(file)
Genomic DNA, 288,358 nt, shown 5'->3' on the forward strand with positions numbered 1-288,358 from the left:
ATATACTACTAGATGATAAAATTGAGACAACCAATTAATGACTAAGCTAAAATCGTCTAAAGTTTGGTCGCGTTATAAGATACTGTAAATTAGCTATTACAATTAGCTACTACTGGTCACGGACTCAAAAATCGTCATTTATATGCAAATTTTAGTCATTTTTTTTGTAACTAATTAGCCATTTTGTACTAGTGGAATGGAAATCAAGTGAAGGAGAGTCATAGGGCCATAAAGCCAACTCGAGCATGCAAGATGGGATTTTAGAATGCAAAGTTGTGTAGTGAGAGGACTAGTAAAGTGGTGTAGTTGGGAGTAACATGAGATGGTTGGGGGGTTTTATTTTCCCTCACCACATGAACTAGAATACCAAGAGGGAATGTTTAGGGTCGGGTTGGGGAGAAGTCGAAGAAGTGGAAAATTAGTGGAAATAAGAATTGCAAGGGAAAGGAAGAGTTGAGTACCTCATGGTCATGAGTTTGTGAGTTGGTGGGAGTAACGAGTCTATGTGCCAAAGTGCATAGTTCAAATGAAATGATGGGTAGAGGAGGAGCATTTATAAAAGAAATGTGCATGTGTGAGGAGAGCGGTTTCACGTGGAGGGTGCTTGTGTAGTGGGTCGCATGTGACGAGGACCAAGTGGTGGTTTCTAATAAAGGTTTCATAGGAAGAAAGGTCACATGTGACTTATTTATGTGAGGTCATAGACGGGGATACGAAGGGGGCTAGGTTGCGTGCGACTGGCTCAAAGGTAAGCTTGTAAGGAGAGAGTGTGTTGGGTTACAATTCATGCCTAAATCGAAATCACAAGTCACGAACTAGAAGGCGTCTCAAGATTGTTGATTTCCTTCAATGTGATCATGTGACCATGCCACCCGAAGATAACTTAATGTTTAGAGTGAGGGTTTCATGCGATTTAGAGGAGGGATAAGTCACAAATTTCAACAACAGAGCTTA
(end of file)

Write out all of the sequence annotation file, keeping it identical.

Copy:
Genomic DNA, 288,358 nt, shown 5'->3' on the forward strand with positions numbered 1-288,358 from the left:
ATATACTACTAGATGATAAAATTGAGACAACCAATTAATGACTAAGCTAAAATCGTCTAAAGTTTGGTCGCGTTATAAGATACTGTAAATTAGCTATTACAATTAGCTACTACTGGTCACGGACTCAAAAATCGTCATTTATATGCAAATTTTAGTCATTTTTTTTGTAACTAATTAGCCATTTTGTACTAGTGGAATGGAAATCAAGTGAAGGAGAGTCATAGGGCCATAAAGCCAACTCGAGCATGCAAGATGGGATTTTAGAATGCAAAGTTGTGTAGTGAGAGGACTAGTAAAGTGGTGTAGTTGGGAGTAACATGAGATGGTTGGGGGGTTTTATTTTCCCTCACCACATGAACTAGAATACCAAGAGGGAATGTTTAGGGTCGGGTTGGGGAGAAGTCGAAGAAGTGGAAAATTAGTGGAAATAAGAATTGCAAGGGAAAGGAAGAGTTGAGTACCTCATGGTCATGAGTTTGTGAGTTGGTGGGAGTAACGAGTCTATGTGCCAAAGTGCATAGTTCAAATGAAATGATGGGTAGAGGAGGAGCATTTATAAAAGAAATGTGCATGTGTGAGGAGAGCGGTTTCACGTGGAGGGTGCTTGTGTAGTGGGTCGCATGTGACGAGGACCAAGTGGTGGTTTCTAATAAAGGTTTCATAGGAAGAAAGGTCACATGTGACTTATTTATGTGAGGTCATAGACGGGGATACGAAGGGGGCTAGGTTGCGTGCGACTGGCTCAAAGGTAAGCTTGTAAGGAGAGAGTGTGTTGGGTTACAATTCATGCCTAAATCGAAATCACAAGTCACGAACTAGAAGGCGTCTCAAGATTGTTGATTTCCTTCAATGTGATCATGTGACCATGCCACCCGAAGATAACTTAATGTTTAGAGTGAGGGTTTCATGCGATTTAGAGGAGGGATAAGTCACAAATTTCAACAACAGAGCTTA